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Build on a Book

June 25, 2012
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Summer is here, and with it are camps and family trips and adventures outside. Hopefully there are also trips to the library and many happy hours curled up with a book. Summer may be busy or it may be lazy, or it may be both. But no matter what kind of summer it is shaping up to be, summer is a time of opportunity to build or expand a love of reading.

Anything that sparks an interest probably has a good book to build with. Our small backyard has produced a wonderland of nature for us this year—hummingbirds, songbirds, caterpillars, fireflies, butterflies, and the occasional neighborhood cat. Our back windows host three different types of spiders, each building different kinds of webs and one who has produced not one but three egg sacks. Watching the baby spiders hatch has been a highlight for our kids. What magical things to see. And what magical things to read about. I gathered the books we had about these animals, and we are heading to the library to pick up more.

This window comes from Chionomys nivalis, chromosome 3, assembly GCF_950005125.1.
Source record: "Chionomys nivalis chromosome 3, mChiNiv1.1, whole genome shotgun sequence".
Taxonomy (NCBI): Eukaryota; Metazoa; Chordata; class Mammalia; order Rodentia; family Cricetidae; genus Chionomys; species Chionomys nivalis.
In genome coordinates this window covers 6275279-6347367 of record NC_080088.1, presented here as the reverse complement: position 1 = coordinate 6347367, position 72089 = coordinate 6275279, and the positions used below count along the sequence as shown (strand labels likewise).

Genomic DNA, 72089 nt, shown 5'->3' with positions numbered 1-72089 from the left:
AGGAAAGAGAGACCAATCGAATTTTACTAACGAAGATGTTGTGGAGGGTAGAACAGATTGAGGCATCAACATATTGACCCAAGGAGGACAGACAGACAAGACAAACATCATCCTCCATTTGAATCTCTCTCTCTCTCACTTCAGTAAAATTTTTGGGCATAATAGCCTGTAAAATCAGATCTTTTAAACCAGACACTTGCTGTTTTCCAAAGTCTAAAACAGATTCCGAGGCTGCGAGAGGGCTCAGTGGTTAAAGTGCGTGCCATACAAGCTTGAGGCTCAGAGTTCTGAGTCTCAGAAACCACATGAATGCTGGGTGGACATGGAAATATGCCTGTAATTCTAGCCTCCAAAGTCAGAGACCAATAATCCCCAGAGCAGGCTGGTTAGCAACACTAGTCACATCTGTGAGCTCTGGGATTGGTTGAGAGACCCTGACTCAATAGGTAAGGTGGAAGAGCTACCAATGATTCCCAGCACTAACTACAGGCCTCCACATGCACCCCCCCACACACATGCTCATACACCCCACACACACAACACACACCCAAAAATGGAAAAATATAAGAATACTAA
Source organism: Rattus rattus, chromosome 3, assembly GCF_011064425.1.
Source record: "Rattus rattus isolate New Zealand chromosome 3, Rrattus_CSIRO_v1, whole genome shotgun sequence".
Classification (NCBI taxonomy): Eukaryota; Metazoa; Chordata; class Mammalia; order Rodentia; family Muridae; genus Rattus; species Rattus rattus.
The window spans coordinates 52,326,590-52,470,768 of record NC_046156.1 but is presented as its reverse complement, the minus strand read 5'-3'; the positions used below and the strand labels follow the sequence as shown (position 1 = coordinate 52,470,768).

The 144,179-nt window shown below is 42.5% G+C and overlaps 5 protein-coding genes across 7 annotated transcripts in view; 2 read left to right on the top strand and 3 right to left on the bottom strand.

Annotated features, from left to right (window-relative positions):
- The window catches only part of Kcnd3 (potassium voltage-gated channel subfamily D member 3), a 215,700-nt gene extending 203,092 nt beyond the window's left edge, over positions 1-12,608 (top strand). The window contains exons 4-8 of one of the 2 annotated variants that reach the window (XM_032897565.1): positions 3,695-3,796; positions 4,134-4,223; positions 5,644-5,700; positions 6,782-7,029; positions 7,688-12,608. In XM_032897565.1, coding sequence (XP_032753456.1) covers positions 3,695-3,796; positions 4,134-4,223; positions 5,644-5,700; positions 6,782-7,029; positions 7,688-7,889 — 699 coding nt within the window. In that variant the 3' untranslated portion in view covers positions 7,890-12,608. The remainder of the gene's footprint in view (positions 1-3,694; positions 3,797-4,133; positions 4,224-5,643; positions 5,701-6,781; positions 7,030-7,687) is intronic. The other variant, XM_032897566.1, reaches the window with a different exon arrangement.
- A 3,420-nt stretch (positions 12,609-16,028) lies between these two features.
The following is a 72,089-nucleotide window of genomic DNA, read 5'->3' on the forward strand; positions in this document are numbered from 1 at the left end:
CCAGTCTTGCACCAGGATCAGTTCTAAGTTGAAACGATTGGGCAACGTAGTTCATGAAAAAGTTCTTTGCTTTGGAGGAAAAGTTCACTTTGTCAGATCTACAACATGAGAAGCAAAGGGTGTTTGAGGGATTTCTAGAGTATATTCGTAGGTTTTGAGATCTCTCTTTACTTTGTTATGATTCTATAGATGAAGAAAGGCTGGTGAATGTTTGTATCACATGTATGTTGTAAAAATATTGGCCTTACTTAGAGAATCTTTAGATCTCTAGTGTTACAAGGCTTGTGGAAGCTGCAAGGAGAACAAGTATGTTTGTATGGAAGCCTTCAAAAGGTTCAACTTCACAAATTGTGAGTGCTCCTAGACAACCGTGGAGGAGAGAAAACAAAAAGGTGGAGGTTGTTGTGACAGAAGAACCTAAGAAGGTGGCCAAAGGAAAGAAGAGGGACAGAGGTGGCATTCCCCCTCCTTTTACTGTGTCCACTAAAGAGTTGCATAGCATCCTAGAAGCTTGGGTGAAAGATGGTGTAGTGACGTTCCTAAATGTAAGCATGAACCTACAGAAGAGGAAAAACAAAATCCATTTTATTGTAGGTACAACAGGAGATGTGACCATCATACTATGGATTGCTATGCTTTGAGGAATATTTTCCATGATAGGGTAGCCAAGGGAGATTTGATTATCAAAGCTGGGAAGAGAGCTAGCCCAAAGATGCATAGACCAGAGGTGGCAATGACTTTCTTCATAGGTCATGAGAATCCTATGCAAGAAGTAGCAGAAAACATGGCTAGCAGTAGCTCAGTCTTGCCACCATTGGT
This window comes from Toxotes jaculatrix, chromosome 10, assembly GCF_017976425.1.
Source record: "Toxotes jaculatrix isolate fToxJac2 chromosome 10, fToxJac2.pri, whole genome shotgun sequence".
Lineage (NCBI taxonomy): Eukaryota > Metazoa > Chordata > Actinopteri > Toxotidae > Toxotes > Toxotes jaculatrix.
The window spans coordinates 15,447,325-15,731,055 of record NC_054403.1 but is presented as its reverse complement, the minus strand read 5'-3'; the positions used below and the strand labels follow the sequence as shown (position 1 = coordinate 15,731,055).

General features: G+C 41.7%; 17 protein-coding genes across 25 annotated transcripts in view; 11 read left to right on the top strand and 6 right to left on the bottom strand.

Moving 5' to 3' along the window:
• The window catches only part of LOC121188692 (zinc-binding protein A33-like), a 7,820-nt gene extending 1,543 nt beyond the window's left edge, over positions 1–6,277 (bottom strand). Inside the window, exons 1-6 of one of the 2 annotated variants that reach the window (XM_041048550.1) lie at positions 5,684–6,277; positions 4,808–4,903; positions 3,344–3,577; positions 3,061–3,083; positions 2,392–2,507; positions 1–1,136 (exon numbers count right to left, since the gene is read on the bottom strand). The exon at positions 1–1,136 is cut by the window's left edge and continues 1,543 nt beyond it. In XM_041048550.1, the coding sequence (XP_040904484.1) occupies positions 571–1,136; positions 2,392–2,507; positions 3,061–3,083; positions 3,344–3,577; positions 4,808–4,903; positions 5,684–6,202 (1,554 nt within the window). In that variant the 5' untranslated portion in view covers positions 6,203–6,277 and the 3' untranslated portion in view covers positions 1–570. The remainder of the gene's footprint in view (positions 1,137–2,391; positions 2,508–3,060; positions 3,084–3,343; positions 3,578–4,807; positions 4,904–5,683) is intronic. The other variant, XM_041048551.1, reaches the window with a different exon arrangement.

Family trips also are an opportunity for the whole family to check out books that relate to the place you’re going. Heading to New York? Why not check out some books on NY history, picture books about the subway or the city, or even From the Mixed Up Files of Mrs. Basil E. Frankweiler or When You Reach Me? Heading to the beach? How about books about shells and ocean life, or even Call it Courage, Treasure Island, or a book about early explorers?

Or build from a book—if your child loves Little House on the Prairie, why not check out some non-fiction books about early settlers, plan a visit to a historic farm, or plan a meal with some of the foods mentioned in the book? Or ask a librarian to recommend similar books, like Caddie Woodlawn?

There are so many opportunities to incorporate books into whatever your children are interested in. And you can foster a love of reading by finding books that fuel those interests. Once you are working books into the daily life of your family, you will see many ways that you can reference books throughout the day. Things you see or experiences you have may relate to things you’ve read about or experiences the characters in books have had. You may visit a zoo and see a sloth sleeping—just like in Slowly, Slowly, Slowly Said the Sloth. You may see the swan boats, just like in Trumpet of the Swan or Make Way for Ducklings. You might see stocks in a colonial village, just like in The Witch of Blackbird Pond. Don’t miss the chance to make the connection, to quote a line, to draw the analogy. Doing so makes the world of books come alive.

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